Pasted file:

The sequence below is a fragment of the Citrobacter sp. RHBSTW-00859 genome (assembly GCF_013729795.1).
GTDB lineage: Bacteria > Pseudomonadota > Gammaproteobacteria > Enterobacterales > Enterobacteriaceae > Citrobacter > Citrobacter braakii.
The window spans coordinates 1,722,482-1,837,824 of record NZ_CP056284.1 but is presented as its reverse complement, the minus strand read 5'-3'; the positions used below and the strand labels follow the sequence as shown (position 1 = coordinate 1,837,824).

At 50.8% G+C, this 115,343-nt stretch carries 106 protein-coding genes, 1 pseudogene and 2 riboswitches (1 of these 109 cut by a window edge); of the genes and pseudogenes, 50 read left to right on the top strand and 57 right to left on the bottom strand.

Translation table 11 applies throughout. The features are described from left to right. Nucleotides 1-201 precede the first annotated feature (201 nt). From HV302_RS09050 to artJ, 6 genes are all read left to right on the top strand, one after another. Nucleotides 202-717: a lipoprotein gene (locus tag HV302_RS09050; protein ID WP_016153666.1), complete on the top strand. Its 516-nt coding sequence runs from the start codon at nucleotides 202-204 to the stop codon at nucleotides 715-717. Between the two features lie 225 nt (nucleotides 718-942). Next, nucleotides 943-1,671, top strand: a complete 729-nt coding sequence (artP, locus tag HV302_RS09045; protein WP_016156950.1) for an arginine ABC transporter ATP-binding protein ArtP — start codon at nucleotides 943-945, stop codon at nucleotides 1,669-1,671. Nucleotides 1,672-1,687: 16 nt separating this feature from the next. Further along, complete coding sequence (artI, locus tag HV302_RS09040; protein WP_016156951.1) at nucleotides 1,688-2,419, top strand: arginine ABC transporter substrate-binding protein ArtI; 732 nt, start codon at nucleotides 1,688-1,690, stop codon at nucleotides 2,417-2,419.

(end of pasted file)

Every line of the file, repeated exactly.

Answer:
The sequence below is a fragment of the Citrobacter sp. RHBSTW-00859 genome (assembly GCF_013729795.1).
GTDB lineage: Bacteria > Pseudomonadota > Gammaproteobacteria > Enterobacterales > Enterobacteriaceae > Citrobacter > Citrobacter braakii.
The window spans coordinates 1,722,482-1,837,824 of record NZ_CP056284.1 but is presented as its reverse complement, the minus strand read 5'-3'; the positions used below and the strand labels follow the sequence as shown (position 1 = coordinate 1,837,824).

At 50.8% G+C, this 115,343-nt stretch carries 106 protein-coding genes, 1 pseudogene and 2 riboswitches (1 of these 109 cut by a window edge); of the genes and pseudogenes, 50 read left to right on the top strand and 57 right to left on the bottom strand.

Translation table 11 applies throughout. The features are described from left to right. Nucleotides 1-201 precede the first annotated feature (201 nt). From HV302_RS09050 to artJ, 6 genes are all read left to right on the top strand, one after another. Nucleotides 202-717: a lipoprotein gene (locus tag HV302_RS09050; protein ID WP_016153666.1), complete on the top strand. Its 516-nt coding sequence runs from the start codon at nucleotides 202-204 to the stop codon at nucleotides 715-717. Between the two features lie 225 nt (nucleotides 718-942). Next, nucleotides 943-1,671, top strand: a complete 729-nt coding sequence (artP, locus tag HV302_RS09045; protein WP_016156950.1) for an arginine ABC transporter ATP-binding protein ArtP — start codon at nucleotides 943-945, stop codon at nucleotides 1,669-1,671. Nucleotides 1,672-1,687: 16 nt separating this feature from the next. Further along, complete coding sequence (artI, locus tag HV302_RS09040; protein WP_016156951.1) at nucleotides 1,688-2,419, top strand: arginine ABC transporter substrate-binding protein ArtI; 732 nt, start codon at nucleotides 1,688-1,690, stop codon at nucleotides 2,417-2,419.